1862 Financial Aid Coordinator-Student Employment


TITLE Financial Aid Coordinator-Student Employment




IMMEDIATE SUPERVISOR AssociateDirector, Student Financial Aid

MAJOR ADMINISTRATOR Director, Student Financial Aid


The Financial Aid Coordinator-Student Employment coordinates the student work study assignment and payroll process and supervises the student employment clearance process. The Financial Aid Coordinator-Student Employment supervises and administers the Job Locator and Development Program and administers all federal campus –based aid funding for the federal Work-Study program, the Supplemental Educational Opportunity Grant, and the Perkins loan program. The Financial Aid Coordinator-Student Employment is a member of the Student Financial Aid management group and is involved in policy and decision making.


Education: A Bachelor's degree is required. A Bachelor's degree in Business, Public Administration, Guidance and Counseling, Student Personnel Services, or a related field is preferred.

Experience: Twoyears of successful professional work experience is required; experience in financial aid, university administration, or a related field is preferred.

Skills: Effective communication skills are required. Supervisory, problem solving, and public speaking skills are required. Strong organizational and time management skills are required. The ability to develop knowledge of, respect for, and skills to engage with those of other cultures or backgrounds is required.


1. Supervises the clearance process for student employment and monitors student payroll processes for budget and federal work study student employees.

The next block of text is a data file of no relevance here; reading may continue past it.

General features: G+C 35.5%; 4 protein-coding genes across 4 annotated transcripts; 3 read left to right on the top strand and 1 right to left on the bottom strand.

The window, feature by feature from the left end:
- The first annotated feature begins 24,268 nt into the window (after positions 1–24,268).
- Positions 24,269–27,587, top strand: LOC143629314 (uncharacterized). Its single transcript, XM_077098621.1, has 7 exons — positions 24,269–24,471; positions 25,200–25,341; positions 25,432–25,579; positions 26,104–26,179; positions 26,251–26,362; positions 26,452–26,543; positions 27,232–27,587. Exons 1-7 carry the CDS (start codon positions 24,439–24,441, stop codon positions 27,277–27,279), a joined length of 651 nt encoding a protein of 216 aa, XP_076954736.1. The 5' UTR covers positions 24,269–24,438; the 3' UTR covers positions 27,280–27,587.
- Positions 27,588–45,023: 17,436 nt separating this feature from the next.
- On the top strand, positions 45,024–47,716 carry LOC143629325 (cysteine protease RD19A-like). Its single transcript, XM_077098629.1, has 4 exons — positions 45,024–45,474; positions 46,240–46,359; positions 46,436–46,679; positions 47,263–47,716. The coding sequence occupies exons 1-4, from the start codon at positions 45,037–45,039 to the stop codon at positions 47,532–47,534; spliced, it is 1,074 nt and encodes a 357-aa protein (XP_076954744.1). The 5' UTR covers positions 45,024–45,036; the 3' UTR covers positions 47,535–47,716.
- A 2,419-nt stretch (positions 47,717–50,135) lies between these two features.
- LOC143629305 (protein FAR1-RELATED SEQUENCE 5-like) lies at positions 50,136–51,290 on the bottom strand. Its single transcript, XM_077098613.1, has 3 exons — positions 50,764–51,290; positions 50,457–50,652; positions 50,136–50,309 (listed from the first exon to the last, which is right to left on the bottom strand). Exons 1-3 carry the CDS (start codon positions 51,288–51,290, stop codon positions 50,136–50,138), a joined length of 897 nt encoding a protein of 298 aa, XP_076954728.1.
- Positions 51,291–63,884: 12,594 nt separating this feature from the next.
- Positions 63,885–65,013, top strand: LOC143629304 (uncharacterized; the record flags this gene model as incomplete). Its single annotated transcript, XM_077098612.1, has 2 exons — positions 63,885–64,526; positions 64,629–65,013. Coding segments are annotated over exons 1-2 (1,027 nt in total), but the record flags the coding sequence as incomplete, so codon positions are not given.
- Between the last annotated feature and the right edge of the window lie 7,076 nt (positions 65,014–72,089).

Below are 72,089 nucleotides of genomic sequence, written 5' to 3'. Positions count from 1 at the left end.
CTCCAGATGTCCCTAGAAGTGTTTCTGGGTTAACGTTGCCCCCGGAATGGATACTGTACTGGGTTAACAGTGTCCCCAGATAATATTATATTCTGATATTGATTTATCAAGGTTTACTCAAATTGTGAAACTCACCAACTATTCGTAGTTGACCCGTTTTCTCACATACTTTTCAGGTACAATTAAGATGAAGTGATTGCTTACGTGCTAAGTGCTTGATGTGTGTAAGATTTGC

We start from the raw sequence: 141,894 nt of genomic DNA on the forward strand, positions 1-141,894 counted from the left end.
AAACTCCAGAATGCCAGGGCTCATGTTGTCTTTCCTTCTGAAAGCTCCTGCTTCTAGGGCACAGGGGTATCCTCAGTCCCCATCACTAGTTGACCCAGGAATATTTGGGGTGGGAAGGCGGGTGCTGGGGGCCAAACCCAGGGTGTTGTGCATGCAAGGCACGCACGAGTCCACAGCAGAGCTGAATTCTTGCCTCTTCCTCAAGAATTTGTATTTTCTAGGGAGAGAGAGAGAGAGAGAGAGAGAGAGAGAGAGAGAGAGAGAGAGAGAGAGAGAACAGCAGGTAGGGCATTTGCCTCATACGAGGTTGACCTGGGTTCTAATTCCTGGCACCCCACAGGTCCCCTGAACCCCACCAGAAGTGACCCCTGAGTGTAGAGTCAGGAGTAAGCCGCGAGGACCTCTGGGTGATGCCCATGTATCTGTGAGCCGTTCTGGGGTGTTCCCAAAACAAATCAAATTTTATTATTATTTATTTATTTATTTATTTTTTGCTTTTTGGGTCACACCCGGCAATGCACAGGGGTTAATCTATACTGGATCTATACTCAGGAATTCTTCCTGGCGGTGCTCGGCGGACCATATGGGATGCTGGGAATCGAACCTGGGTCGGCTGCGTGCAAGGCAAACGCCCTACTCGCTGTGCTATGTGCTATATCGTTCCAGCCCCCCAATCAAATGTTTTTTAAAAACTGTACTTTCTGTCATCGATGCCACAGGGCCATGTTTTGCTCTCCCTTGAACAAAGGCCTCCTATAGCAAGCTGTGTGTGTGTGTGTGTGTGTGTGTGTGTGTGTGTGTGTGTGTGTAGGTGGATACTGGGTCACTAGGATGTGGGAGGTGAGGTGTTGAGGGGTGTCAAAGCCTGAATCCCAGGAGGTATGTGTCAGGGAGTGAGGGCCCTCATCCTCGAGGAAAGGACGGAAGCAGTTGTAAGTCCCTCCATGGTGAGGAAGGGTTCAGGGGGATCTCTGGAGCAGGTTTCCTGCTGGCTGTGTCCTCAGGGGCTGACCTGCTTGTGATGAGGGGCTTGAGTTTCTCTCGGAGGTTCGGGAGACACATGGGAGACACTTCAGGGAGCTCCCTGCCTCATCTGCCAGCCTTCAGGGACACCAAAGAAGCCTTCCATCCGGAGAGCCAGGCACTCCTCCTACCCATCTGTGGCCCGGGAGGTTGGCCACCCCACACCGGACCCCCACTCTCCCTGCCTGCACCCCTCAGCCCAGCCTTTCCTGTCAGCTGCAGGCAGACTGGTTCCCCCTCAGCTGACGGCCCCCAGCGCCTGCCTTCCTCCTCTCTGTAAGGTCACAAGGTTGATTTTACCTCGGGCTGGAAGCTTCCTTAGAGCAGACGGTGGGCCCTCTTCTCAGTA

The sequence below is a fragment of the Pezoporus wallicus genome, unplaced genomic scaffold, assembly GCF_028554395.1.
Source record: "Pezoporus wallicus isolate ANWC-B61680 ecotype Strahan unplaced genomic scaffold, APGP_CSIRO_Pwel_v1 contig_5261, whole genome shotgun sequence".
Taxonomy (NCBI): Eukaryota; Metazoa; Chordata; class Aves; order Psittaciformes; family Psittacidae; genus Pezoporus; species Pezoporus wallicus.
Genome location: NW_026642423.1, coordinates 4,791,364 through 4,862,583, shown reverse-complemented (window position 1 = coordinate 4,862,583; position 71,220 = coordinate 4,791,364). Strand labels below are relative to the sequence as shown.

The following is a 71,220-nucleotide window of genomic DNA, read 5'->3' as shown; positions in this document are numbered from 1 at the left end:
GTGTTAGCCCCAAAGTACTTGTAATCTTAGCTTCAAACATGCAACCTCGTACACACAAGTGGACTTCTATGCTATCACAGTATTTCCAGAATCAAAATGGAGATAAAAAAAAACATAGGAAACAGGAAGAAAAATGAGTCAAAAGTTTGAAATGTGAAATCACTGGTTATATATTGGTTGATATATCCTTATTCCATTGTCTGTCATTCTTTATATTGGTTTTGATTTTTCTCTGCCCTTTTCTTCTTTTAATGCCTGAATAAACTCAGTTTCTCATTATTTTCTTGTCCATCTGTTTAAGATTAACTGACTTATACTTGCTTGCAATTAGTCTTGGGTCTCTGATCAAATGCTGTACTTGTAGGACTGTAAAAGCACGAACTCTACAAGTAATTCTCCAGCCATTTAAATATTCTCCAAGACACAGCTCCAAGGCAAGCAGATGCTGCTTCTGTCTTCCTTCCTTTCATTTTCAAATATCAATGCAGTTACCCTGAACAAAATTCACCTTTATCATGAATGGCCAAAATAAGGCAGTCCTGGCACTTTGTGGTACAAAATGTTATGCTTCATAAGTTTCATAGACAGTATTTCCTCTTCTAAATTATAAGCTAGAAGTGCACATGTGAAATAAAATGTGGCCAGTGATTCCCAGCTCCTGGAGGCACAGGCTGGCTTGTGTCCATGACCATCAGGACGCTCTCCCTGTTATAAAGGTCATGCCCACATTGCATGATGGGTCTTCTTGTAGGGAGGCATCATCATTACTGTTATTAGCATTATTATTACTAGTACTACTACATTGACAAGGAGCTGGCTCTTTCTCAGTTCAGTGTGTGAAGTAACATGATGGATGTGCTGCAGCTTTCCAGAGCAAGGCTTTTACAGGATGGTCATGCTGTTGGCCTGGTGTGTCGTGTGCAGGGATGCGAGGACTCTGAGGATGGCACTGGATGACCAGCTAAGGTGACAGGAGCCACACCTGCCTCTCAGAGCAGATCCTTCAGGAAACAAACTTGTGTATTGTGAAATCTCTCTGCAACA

2. Administers the federal work study referral system and collects data for use by the Office of Student Financial Aid.

3. Manages the Job Locator and Development (JLD) program which includes student interviews, employer contacts, and configuring the applicant tracking system.

4. Administers funding from campus-based aid programs (Work-Study, SEOG, Perkins loan), monitors the award and disbursement of funds, and maintains fund balances.

5. Establishes and maintains effective working relationships with and serves as a liaison between employers that utilize the Student Employment Office to fill jobs.

6. Represents the Student Employment Office at SOAR, Student Showcase, Financial Aid College Night, and the New Student Convocation.

7. Ensures the effective operation of the Student Employment Office by administering the departmental budget, monitoring expenditures, and preparing monthly activity and other reports, such as the Job Locator and Developmental Earnings report.

8. Facilitates the preparation and revision of all departmental forms, contracts, and employment manuals, provides communications and correspondence as needed, and assists in the preparation of various publications which act as a public relations vehicle for the office.